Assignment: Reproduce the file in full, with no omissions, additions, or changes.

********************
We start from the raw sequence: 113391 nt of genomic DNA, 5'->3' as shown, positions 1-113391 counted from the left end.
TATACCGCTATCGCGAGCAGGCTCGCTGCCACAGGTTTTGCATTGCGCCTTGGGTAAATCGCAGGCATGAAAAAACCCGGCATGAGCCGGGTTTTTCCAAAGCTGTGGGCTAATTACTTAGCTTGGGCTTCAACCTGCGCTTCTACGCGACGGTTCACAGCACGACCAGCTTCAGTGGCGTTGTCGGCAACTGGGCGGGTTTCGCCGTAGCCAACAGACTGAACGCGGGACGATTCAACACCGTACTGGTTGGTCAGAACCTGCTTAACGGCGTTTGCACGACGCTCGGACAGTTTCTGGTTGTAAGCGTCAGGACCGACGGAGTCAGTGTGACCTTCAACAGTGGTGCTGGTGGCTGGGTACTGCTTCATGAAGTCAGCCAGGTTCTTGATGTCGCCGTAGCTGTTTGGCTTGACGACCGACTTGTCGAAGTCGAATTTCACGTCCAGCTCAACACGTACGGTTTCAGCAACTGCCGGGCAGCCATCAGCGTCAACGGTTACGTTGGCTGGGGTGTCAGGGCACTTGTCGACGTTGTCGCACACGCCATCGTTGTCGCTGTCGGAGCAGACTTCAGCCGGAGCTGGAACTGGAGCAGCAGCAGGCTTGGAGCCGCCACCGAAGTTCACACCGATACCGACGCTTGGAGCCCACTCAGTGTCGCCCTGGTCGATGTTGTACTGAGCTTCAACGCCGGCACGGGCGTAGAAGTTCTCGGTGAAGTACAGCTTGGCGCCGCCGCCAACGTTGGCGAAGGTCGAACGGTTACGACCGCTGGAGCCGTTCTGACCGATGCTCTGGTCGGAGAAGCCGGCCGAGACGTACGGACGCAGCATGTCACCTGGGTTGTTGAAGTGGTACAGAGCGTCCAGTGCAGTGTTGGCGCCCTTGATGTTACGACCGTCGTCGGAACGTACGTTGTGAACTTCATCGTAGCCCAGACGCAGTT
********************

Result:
We start from the raw sequence: 113391 nt of genomic DNA, 5'->3' as shown, positions 1-113391 counted from the left end.
TATACCGCTATCGCGAGCAGGCTCGCTGCCACAGGTTTTGCATTGCGCCTTGGGTAAATCGCAGGCATGAAAAAACCCGGCATGAGCCGGGTTTTTCCAAAGCTGTGGGCTAATTACTTAGCTTGGGCTTCAACCTGCGCTTCTACGCGACGGTTCACAGCACGACCAGCTTCAGTGGCGTTGTCGGCAACTGGGCGGGTTTCGCCGTAGCCAACAGACTGAACGCGGGACGATTCAACACCGTACTGGTTGGTCAGAACCTGCTTAACGGCGTTTGCACGACGCTCGGACAGTTTCTGGTTGTAAGCGTCAGGACCGACGGAGTCAGTGTGACCTTCAACAGTGGTGCTGGTGGCTGGGTACTGCTTCATGAAGTCAGCCAGGTTCTTGATGTCGCCGTAGCTGTTTGGCTTGACGACCGACTTGTCGAAGTCGAATTTCACGTCCAGCTCAACACGTACGGTTTCAGCAACTGCCGGGCAGCCATCAGCGTCAACGGTTACGTTGGCTGGGGTGTCAGGGCACTTGTCGACGTTGTCGCACACGCCATCGTTGTCGCTGTCGGAGCAGACTTCAGCCGGAGCTGGAACTGGAGCAGCAGCAGGCTTGGAGCCGCCACCGAAGTTCACACCGATACCGACGCTTGGAGCCCACTCAGTGTCGCCCTGGTCGATGTTGTACTGAGCTTCAACGCCGGCACGGGCGTAGAAGTTCTCGGTGAAGTACAGCTTGGCGCCGCCGCCAACGTTGGCGAAGGTCGAACGGTTACGACCGCTGGAGCCGTTCTGACCGATGCTCTGGTCGGAGAAGCCGGCCGAGACGTACGGACGCAGCATGTCACCTGGGTTGTTGAAGTGGTACAGAGCGTCCAGTGCAGTGTTGGCGCCCTTGATGTTACGACCGTCGTCGGAACGTACGTTGTGAACTTCATCGTAGCCCAGACGCAGTT